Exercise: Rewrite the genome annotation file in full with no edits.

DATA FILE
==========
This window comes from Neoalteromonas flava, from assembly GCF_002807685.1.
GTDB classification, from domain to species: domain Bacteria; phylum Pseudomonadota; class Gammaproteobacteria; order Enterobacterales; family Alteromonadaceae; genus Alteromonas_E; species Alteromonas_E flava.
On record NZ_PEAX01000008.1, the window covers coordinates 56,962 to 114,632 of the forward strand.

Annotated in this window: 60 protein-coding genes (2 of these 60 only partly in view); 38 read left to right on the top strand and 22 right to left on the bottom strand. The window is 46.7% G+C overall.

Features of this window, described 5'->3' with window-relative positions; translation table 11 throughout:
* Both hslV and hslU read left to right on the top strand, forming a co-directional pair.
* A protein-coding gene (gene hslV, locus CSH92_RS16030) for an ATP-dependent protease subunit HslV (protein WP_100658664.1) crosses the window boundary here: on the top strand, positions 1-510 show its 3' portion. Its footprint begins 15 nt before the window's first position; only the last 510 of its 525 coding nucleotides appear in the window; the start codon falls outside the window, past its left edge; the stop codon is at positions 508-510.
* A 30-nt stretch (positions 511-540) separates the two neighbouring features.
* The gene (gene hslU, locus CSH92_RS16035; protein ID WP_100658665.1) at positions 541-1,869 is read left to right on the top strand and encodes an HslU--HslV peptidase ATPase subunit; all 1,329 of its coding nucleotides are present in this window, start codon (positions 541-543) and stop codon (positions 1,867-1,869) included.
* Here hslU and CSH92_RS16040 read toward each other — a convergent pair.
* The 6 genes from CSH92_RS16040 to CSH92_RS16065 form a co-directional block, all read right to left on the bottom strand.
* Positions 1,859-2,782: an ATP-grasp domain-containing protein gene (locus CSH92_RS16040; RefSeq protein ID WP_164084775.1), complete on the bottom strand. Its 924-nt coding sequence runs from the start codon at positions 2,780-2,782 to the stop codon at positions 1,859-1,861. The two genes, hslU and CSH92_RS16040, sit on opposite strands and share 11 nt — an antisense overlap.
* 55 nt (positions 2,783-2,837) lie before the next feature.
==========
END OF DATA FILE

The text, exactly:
This window comes from Neoalteromonas flava, from assembly GCF_002807685.1.
GTDB classification, from domain to species: domain Bacteria; phylum Pseudomonadota; class Gammaproteobacteria; order Enterobacterales; family Alteromonadaceae; genus Alteromonas_E; species Alteromonas_E flava.
On record NZ_PEAX01000008.1, the window covers coordinates 56,962 to 114,632 of the forward strand.

Annotated in this window: 60 protein-coding genes (2 of these 60 only partly in view); 38 read left to right on the top strand and 22 right to left on the bottom strand. The window is 46.7% G+C overall.

Features of this window, described 5'->3' with window-relative positions; translation table 11 throughout:
* Both hslV and hslU read left to right on the top strand, forming a co-directional pair.
* A protein-coding gene (gene hslV, locus CSH92_RS16030) for an ATP-dependent protease subunit HslV (protein WP_100658664.1) crosses the window boundary here: on the top strand, positions 1-510 show its 3' portion. Its footprint begins 15 nt before the window's first position; only the last 510 of its 525 coding nucleotides appear in the window; the start codon falls outside the window, past its left edge; the stop codon is at positions 508-510.
* A 30-nt stretch (positions 511-540) separates the two neighbouring features.
* The gene (gene hslU, locus CSH92_RS16035; protein ID WP_100658665.1) at positions 541-1,869 is read left to right on the top strand and encodes an HslU--HslV peptidase ATPase subunit; all 1,329 of its coding nucleotides are present in this window, start codon (positions 541-543) and stop codon (positions 1,867-1,869) included.
* Here hslU and CSH92_RS16040 read toward each other — a convergent pair.
* The 6 genes from CSH92_RS16040 to CSH92_RS16065 form a co-directional block, all read right to left on the bottom strand.
* Positions 1,859-2,782: an ATP-grasp domain-containing protein gene (locus CSH92_RS16040; RefSeq protein ID WP_164084775.1), complete on the bottom strand. Its 924-nt coding sequence runs from the start codon at positions 2,780-2,782 to the stop codon at positions 1,859-1,861. The two genes, hslU and CSH92_RS16040, sit on opposite strands and share 11 nt — an antisense overlap.
* 55 nt (positions 2,783-2,837) lie before the next feature.